Is trial software about to go the way of the Dodo bird, dinosaurs, and hopes for a World Series win for the Chicago Cubs?
My Mac, iPhone, and iPad are home to a number of notes apps; the kind that store and sync notes between each device. Apple’s Notes app, though severely limited in features, does exactly that and it’s free on Macs, iPhone, and iPad.
All of these notes apps have a few things in common. They’re easy to setup and use; great to capture notes, lists, todo items, snippets and ideas. They sync notes between devices. Importantly, you can try them out before you commit to a purchase.
That brings me to Mindown for Mac, iPhone, and iPad. It’s a notes app, good for lists, todos, ideas, snippets of text. Mindown syncs between devices. Mindown is attractive and simple enough to use. The iPhone and iPad version is free but requires a subscription for $2.99 for three months if you want all the features. The Mac version has a nominal price tag but at $5.99 is a few dollars above my personal threshold of throwaway money.
Mindown for Mac does not have a trial version.
That’s not an issue caused by the Mac App Store. Many Mac app developers create limited versions of Mac apps for MAS which are free, and a good way to trial an app before purchase. Mindown is an example of a growing trend– no trial software.
Apple’s Pro apps have trial versions. Adobe’s Creative Cloud apps have trial versions. Microsoft’s Office has a trial version. In fact, shareware, the ultimate trial version, was once the standard of the software industry. Trial apps may be short a few features, or run full featured for a limited time, but a trial is a trial. The idea is to try the app first. If you like it, pay for it.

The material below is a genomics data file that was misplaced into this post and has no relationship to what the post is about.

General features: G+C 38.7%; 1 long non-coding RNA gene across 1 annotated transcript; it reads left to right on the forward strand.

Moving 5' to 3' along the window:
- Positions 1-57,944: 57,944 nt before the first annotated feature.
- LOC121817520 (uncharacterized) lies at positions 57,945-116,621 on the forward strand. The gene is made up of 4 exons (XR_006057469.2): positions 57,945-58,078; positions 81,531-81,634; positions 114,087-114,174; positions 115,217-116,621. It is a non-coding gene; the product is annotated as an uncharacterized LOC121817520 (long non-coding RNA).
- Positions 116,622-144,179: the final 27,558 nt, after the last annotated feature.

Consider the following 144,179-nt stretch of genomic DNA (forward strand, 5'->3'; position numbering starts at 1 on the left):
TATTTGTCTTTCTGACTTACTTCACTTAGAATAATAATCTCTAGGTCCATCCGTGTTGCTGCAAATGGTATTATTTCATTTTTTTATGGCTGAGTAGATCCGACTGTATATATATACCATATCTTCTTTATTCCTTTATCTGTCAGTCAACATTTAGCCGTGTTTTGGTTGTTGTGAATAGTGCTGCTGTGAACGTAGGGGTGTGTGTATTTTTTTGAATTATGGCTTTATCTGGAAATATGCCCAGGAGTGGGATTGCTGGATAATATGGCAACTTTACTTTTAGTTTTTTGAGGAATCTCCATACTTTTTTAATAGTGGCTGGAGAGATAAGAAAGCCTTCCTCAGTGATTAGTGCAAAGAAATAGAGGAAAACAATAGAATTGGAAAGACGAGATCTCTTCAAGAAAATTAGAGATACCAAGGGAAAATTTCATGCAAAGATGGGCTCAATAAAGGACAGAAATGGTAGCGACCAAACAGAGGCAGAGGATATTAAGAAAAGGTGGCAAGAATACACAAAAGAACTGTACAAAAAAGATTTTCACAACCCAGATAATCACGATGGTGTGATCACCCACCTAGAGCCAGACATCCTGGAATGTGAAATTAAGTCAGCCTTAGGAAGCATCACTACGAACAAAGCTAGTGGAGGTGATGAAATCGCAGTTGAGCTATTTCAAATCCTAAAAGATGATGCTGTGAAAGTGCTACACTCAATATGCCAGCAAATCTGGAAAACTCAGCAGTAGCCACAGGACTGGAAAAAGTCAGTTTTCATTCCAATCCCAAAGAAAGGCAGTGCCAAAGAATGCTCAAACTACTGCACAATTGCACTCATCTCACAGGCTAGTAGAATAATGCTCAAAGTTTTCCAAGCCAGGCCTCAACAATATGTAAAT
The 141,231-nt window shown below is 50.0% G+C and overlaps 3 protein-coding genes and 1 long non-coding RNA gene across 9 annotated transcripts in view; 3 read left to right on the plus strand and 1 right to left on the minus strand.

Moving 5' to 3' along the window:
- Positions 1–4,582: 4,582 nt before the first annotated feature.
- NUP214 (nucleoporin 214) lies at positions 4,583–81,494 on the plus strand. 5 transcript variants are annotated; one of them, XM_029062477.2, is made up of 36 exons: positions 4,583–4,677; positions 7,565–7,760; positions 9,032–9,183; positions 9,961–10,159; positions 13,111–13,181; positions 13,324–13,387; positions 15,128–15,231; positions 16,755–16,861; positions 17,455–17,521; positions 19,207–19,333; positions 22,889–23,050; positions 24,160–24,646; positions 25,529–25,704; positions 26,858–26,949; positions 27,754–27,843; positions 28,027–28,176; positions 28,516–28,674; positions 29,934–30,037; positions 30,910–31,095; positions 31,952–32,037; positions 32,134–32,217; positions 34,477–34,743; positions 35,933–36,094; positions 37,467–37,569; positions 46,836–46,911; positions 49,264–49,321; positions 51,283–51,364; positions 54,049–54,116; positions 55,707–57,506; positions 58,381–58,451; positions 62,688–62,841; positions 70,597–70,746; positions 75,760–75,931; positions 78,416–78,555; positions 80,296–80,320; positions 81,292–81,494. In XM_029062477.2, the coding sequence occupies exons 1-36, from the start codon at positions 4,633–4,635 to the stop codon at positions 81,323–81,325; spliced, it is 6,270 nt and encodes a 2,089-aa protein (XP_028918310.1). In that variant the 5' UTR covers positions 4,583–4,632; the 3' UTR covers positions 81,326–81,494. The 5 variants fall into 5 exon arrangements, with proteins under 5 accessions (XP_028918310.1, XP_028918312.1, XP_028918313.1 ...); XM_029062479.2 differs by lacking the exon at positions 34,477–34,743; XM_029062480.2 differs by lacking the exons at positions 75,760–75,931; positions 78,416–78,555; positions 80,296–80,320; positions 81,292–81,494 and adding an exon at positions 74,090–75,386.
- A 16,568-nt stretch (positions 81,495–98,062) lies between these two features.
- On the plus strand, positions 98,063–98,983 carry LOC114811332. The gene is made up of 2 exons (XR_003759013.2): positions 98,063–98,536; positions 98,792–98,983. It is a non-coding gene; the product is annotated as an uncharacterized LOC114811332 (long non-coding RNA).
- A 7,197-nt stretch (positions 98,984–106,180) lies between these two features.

Mindown does not have a trial version for Mac users to try before they plunk down $5.99. I don’t know about you, but I have limits. I’ll spend 99-cents to try an app without a trial. For highly rated apps I’ll spend $1.99 or even $2.99. But $5.99 crosses a threshold I’m not willing to cross.
Of the two MAS reviews on Mindown, one was a glowing five star review from a Mac user who only gives glowing reviews. The other was from a Mac user with obvious buyer’s remorse. I decided to follow his lead and not bother with Mindown. It might be a great app, but without buying it first, there’s just no way to know. The app developer’s website gives pretty screen shots, but is devoid of any details about how Mindown works, how it synchronizes between devices, or what you get with the paid three month subscription.
Mac, iPhone, or iPads that are sold this way should be avoided.